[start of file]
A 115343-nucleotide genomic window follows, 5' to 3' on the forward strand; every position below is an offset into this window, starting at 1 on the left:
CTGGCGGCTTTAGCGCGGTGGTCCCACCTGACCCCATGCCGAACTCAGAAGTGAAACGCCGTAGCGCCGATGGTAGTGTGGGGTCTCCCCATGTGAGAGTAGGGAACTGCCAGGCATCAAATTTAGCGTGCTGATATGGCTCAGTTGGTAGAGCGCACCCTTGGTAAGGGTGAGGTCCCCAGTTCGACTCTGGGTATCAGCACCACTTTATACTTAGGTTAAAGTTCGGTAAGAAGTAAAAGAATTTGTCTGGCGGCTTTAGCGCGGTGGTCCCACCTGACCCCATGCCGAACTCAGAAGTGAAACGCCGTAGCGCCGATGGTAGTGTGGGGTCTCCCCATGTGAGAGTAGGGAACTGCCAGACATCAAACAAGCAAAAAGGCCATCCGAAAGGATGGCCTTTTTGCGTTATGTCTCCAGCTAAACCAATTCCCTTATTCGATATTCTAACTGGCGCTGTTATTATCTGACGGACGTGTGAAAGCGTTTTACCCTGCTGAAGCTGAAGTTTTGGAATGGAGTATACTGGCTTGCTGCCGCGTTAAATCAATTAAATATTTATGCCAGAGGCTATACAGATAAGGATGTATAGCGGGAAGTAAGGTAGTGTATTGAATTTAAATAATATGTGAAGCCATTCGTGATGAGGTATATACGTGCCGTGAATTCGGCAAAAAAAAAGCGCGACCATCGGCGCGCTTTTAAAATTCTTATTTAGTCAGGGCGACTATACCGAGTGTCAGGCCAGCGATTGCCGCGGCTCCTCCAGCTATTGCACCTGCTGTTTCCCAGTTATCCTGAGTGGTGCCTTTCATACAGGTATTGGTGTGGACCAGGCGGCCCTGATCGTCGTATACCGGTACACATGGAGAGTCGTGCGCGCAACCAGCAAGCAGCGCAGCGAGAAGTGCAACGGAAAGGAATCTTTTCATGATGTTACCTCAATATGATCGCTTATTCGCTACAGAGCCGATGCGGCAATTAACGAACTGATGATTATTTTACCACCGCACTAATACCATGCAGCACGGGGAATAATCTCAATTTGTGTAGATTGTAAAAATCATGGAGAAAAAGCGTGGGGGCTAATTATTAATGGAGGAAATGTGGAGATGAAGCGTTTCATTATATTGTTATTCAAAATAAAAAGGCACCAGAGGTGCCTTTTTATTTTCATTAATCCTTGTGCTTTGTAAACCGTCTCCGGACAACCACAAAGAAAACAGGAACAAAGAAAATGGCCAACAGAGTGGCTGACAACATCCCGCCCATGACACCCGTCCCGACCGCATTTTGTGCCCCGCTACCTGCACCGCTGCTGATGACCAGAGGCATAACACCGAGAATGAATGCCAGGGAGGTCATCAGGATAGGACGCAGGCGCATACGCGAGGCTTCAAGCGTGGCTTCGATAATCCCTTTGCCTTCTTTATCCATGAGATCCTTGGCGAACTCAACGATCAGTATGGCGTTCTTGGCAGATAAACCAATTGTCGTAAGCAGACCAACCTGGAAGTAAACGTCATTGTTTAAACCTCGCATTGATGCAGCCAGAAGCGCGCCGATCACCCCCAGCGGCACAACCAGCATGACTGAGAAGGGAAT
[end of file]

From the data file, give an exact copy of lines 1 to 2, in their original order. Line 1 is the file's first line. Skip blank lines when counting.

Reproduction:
A 115343-nucleotide genomic window follows, 5' to 3' on the forward strand; every position below is an offset into this window, starting at 1 on the left:
CTGGCGGCTTTAGCGCGGTGGTCCCACCTGACCCCATGCCGAACTCAGAAGTGAAACGCCGTAGCGCCGATGGTAGTGTGGGGTCTCCCCATGTGAGAGTAGGGAACTGCCAGGCATCAAATTTAGCGTGCTGATATGGCTCAGTTGGTAGAGCGCACCCTTGGTAAGGGTGAGGTCCCCAGTTCGACTCTGGGTATCAGCACCACTTTATACTTAGGTTAAAGTTCGGTAAGAAGTAAAAGAATTTGTCTGGCGGCTTTAGCGCGGTGGTCCCACCTGACCCCATGCCGAACTCAGAAGTGAAACGCCGTAGCGCCGATGGTAGTGTGGGGTCTCCCCATGTGAGAGTAGGGAACTGCCAGACATCAAACAAGCAAAAAGGCCATCCGAAAGGATGGCCTTTTTGCGTTATGTCTCCAGCTAAACCAATTCCCTTATTCGATATTCTAACTGGCGCTGTTATTATCTGACGGACGTGTGAAAGCGTTTTACCCTGCTGAAGCTGAAGTTTTGGAATGGAGTATACTGGCTTGCTGCCGCGTTAAATCAATTAAATATTTATGCCAGAGGCTATACAGATAAGGATGTATAGCGGGAAGTAAGGTAGTGTATTGAATTTAAATAATATGTGAAGCCATTCGTGATGAGGTATATACGTGCCGTGAATTCGGCAAAAAAAAAGCGCGACCATCGGCGCGCTTTTAAAATTCTTATTTAGTCAGGGCGACTATACCGAGTGTCAGGCCAGCGATTGCCGCGGCTCCTCCAGCTATTGCACCTGCTGTTTCCCAGTTATCCTGAGTGGTGCCTTTCATACAGGTATTGGTGTGGACCAGGCGGCCCTGATCGTCGTATACCGGTACACATGGAGAGTCGTGCGCGCAACCAGCAAGCAGCGCAGCGAGAAGTGCAACGGAAAGGAATCTTTTCATGATGTTACCTCAATATGATCGCTTATTCGCTACAGAGCCGATGCGGCAATTAACGAACTGATGATTATTTTACCACCGCACTAATACCATGCAGCACGGGGAATAATCTCAATTTGTGTAGATTGTAAAAATCATGGAGAAAAAGCGTGGGGGCTAATTATTAATGGAGGAAATGTGGAGATGAAGCGTTTCATTATATTGTTATTCAAAATAAAAAGGCACCAGAGGTGCCTTTTTATTTTCATTAATCCTTGTGCTTTGTAAACCGTCTCCGGACAACCACAAAGAAAACAGGAACAAAGAAAATGGCCAACAGAGTGGCTGACAACATCCCGCCCATGACACCCGTCCCGACCGCATTTTGTGCCCCGCTACCTGCACCGCTGCTGATGACCAGAGGCATAACACCGAGAATGAATGCCAGGGAGGTCATCAGGATAGGACGCAGGCGCATACGCGAGGCTTCAAGCGTGGCTTCGATAATCCCTTTGCCTTCTTTATCCATGAGATCCTTGGCGAACTCAACGATCAGTATGGCGTTCTTGGCAGATAAACCAATTGTCGTAAGCAGACCAACCTGGAAGTAAACGTCATTGTTTAAACCTCGCATTGATGCAGCCAGAAGCGCGCCGATCACCCCCAGCGGCACAACCAGCATGACTGAGAAGGGAAT